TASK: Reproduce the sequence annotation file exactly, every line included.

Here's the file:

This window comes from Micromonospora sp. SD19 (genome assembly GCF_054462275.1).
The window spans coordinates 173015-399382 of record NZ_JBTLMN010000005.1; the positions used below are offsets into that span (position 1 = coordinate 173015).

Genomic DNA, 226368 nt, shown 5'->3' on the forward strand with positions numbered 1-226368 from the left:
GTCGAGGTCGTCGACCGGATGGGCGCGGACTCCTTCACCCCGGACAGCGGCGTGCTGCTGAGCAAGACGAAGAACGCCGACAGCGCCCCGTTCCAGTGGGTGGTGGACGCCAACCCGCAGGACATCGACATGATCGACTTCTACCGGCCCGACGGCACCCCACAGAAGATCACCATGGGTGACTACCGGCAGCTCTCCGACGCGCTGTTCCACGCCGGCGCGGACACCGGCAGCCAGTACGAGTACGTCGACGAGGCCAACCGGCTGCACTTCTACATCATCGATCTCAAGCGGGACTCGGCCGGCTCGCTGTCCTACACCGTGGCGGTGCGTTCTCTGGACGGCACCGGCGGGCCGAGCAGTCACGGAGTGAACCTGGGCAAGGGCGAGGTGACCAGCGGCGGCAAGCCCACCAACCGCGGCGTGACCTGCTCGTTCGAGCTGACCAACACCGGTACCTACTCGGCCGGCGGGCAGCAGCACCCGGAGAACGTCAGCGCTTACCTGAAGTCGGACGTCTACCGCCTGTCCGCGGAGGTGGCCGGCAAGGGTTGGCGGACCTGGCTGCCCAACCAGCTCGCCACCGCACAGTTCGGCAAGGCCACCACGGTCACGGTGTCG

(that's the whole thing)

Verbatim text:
This window comes from Micromonospora sp. SD19 (genome assembly GCF_054462275.1).
The window spans coordinates 173015-399382 of record NZ_JBTLMN010000005.1; the positions used below are offsets into that span (position 1 = coordinate 173015).

Genomic DNA, 226368 nt, shown 5'->3' on the forward strand with positions numbered 1-226368 from the left:
GTCGAGGTCGTCGACCGGATGGGCGCGGACTCCTTCACCCCGGACAGCGGCGTGCTGCTGAGCAAGACGAAGAACGCCGACAGCGCCCCGTTCCAGTGGGTGGTGGACGCCAACCCGCAGGACATCGACATGATCGACTTCTACCGGCCCGACGGCACCCCACAGAAGATCACCATGGGTGACTACCGGCAGCTCTCCGACGCGCTGTTCCACGCCGGCGCGGACACCGGCAGCCAGTACGAGTACGTCGACGAGGCCAACCGGCTGCACTTCTACATCATCGATCTCAAGCGGGACTCGGCCGGCTCGCTGTCCTACACCGTGGCGGTGCGTTCTCTGGACGGCACCGGCGGGCCGAGCAGTCACGGAGTGAACCTGGGCAAGGGCGAGGTGACCAGCGGCGGCAAGCCCACCAACCGCGGCGTGACCTGCTCGTTCGAGCTGACCAACACCGGTACCTACTCGGCCGGCGGGCAGCAGCACCCGGAGAACGTCAGCGCTTACCTGAAGTCGGACGTCTACCGCCTGTCCGCGGAGGTGGCCGGCAAGGGTTGGCGGACCTGGCTGCCCAACCAGCTCGCCACCGCACAGTTCGGCAAGGCCACCACGGTCACGGTGTCG